Rhode Island Supreme Court Clarifies ‘Reasonable Grounds’ Standard for Employment-Based Drug Testing

Like many states, Rhode Island has enacted a statute that governs the use of drug tests in the employment context. Under Rhode Island’s drug-testing statute, R.I. Gen. Laws § 28-6.5-1(a)(1), an employer may require an employee to submit to a drug test only if it has “reasonable grounds to believe based on specific aspects of the employee’s job performance and specific contemporaneous documented observations, concerning the employee’s appearance, behavior or speech that the employee may be under the influence of a controlled substance, which may be impairing his or her ability to perform his or her job.” Until recently, no appellate decision had addressed whether an employer had “reasonable grounds” to ask an employee to take a drug test.

Massachusetts Nonsolicitation Case Highlights Importance of Choice-of-Law Provisions

Many employers have national and international workforces. When entering into contracts with employees, inclusion of a choice-of-law provision is important for determining what jurisdiction’s laws will apply if one of the parties breaches the agreement. While Massachusetts generally honors contracting parties’ choice as to which law will govern their relationship, there are exceptions to that general rule. In NuVasive, Inc. v. Day, the U.S. Court of Appeals for the First Circuit enforced a Delaware choice of law provision against a Massachusetts employee and rejected his arguments that one of Massachusetts’s recognized exceptions should apply.

State-Law Ramifications of the Supreme Court’s Decision in Fort Bend County, Texas v. Davis: Massachusetts and Rhode Island as Case Studies

In Fort Bend County, Texas v. Davis, the Supreme Court of the United States held that the requirement in Title VII of the Civil Rights Act that an employee file a charge of discrimination with the Equal Employment Opportunity Commission before commencing an action in court is not jurisdictional.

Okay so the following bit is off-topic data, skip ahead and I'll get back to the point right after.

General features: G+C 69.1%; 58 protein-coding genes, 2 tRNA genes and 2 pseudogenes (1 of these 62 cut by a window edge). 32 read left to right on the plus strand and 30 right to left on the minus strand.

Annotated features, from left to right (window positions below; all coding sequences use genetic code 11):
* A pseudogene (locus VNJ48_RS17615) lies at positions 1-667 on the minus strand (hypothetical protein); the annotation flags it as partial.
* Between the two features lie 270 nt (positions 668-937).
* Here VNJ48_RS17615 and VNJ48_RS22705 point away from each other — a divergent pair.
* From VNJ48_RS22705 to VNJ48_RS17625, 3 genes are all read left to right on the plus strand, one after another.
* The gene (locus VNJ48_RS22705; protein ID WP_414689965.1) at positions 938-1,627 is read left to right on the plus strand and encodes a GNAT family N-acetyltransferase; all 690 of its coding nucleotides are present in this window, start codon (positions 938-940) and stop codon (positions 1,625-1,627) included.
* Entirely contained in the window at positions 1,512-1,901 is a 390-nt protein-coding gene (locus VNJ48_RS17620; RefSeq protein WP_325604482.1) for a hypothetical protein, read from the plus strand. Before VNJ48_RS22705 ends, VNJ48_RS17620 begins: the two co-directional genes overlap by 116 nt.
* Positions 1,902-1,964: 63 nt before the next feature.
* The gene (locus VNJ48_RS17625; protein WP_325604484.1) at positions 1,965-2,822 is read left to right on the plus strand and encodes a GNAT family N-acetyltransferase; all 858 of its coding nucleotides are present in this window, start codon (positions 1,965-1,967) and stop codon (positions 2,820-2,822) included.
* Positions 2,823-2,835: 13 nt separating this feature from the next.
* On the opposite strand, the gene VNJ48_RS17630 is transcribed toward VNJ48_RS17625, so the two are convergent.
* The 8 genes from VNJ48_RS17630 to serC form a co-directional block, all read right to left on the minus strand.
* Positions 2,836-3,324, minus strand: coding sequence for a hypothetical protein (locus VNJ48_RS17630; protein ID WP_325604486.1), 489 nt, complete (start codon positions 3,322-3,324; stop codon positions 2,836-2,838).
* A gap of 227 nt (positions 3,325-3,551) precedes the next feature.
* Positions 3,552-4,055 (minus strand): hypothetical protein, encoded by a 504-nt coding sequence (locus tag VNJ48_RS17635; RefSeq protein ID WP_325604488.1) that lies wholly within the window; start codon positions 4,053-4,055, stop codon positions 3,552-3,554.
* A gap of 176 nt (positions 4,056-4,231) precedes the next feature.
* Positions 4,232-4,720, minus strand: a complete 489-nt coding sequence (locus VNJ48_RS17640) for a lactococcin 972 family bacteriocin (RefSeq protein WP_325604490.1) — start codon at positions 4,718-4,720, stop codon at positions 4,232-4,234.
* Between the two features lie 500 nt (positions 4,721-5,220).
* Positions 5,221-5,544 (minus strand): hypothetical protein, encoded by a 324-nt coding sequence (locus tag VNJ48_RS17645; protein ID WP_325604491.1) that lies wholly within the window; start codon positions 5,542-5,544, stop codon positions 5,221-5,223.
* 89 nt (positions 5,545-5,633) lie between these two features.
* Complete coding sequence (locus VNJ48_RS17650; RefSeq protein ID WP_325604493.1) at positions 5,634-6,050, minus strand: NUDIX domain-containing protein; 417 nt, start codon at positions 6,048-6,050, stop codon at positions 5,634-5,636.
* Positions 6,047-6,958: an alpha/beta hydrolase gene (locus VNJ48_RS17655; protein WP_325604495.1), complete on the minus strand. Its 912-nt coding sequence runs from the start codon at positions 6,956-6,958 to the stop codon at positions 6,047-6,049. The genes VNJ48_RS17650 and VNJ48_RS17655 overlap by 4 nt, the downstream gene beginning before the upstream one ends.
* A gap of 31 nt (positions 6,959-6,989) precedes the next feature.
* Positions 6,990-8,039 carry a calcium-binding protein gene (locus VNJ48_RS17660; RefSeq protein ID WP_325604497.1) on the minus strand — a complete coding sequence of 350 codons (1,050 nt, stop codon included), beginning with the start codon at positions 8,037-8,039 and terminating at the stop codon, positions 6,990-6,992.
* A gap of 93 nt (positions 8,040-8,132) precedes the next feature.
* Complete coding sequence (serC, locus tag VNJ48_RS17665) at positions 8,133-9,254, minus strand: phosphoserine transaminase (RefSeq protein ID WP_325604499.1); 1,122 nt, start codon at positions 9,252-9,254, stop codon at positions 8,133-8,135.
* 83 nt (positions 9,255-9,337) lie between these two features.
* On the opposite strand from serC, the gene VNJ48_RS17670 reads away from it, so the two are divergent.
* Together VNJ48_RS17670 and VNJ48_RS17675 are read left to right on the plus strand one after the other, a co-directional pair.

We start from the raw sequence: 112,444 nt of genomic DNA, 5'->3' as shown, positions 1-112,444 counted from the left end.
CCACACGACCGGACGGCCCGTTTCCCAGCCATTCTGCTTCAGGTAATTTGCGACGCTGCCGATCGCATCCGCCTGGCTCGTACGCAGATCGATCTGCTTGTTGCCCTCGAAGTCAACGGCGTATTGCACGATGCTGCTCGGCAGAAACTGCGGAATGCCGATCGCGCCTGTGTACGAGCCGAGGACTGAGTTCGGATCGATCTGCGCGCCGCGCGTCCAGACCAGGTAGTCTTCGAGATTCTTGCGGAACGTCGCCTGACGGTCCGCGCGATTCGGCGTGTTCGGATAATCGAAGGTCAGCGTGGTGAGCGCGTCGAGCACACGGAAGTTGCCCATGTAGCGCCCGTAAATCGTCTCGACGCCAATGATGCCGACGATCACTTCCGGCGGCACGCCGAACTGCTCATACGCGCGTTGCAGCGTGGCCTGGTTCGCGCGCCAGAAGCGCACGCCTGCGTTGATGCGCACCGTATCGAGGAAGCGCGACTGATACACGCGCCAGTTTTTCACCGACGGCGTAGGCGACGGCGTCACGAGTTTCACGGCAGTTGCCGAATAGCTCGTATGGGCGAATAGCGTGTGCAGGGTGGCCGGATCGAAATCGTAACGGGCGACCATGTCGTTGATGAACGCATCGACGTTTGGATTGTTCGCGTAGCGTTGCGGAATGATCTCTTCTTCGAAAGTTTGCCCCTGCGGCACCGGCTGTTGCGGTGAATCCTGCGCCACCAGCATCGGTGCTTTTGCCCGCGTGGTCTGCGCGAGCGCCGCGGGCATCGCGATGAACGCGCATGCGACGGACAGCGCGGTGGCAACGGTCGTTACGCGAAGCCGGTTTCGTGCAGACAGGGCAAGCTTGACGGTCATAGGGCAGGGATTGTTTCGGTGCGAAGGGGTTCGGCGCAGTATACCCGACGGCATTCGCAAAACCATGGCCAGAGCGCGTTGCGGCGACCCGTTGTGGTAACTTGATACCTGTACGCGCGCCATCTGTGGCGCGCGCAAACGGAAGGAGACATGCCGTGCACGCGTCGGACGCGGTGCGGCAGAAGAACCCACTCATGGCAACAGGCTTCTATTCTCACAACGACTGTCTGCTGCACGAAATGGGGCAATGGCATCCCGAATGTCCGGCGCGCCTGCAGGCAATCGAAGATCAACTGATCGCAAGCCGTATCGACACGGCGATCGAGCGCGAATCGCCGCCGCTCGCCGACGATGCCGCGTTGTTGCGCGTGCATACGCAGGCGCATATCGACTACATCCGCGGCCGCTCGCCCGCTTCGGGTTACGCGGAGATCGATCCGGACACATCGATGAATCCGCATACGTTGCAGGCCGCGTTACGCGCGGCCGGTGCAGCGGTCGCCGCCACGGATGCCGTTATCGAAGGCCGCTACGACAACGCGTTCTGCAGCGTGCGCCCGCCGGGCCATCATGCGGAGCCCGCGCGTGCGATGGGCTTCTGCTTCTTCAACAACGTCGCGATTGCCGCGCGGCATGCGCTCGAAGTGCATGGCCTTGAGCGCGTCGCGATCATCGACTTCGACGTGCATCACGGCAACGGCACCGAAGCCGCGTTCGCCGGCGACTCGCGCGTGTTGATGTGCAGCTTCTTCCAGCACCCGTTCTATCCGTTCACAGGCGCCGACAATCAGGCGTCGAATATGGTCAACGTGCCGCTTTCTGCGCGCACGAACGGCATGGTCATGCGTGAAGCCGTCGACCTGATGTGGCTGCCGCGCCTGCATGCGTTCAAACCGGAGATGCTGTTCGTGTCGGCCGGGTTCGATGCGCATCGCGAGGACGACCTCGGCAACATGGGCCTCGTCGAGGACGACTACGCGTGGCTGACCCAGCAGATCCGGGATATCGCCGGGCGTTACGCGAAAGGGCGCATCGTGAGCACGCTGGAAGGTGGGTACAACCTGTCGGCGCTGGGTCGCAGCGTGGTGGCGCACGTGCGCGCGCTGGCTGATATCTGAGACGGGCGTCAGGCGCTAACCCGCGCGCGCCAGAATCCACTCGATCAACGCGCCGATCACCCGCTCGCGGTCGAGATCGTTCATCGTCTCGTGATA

Massachusetts High Court Addresses Investors’ and Boards of Directors’ Liability Under the Wage Act

Investors and members of boards of directors concerned about liability under the Massachusetts Wage Act, M.G.L. c. 149, § 148, can breathe a little easier after the Supreme Judicial Court’s (SJC) decision in Segal v. Genitrix, LLC, No. SJC-12291 (December 28, 2017). In Segal, the SJC refused to hold investors and individual directors individually liable for a company’s failure to pay wages to an employee because they were not empowered to act as “agents having the management” of the company.

Massachusetts Federal Court Decision Highlights the Importance of FMLA Training and Compliance

Navigating leave issues can be difficult: There are several statutes that provide employees with different, yet sometimes overlapping rights, and every situation is unique. Employers must ensure that members of management and those responsible for addressing leave situations are aware of the applicable legal requirements and trained on them.

Can Employers Discipline Employees for “Self-Help Discovery”? Massachusetts Decision Raises More Questions Than Answers

Employers know all too well that employees sometimes help themselves to documents the employer would like to keep confidential. This is precisely why many employers require employees to sign confidentiality agreements and often impose discipline, including termination, for taking confidential documents. But what if an employee who has filed a discrimination suit against his or her employer takes confidential documents to assist in the case?

Rhode Island Trial Court Decision Could Spell Trouble for Employers Seeking to Enforce Restrictive Covenants Against Healthcare Employees

One of an employer’s first steps in a suit against a former employee to enforce a restrictive covenant is to seek a preliminary injunction to prevent the employee from continuing to violate his or her contractual obligations. But Rhode Island’s healthcare employers may no longer have that option with respect to employees who provide patient care, as a result of Judge Michael A. Silverstein’s recent novel decision in Medicine and Long Term Care Associates, LLC v. Khurshid.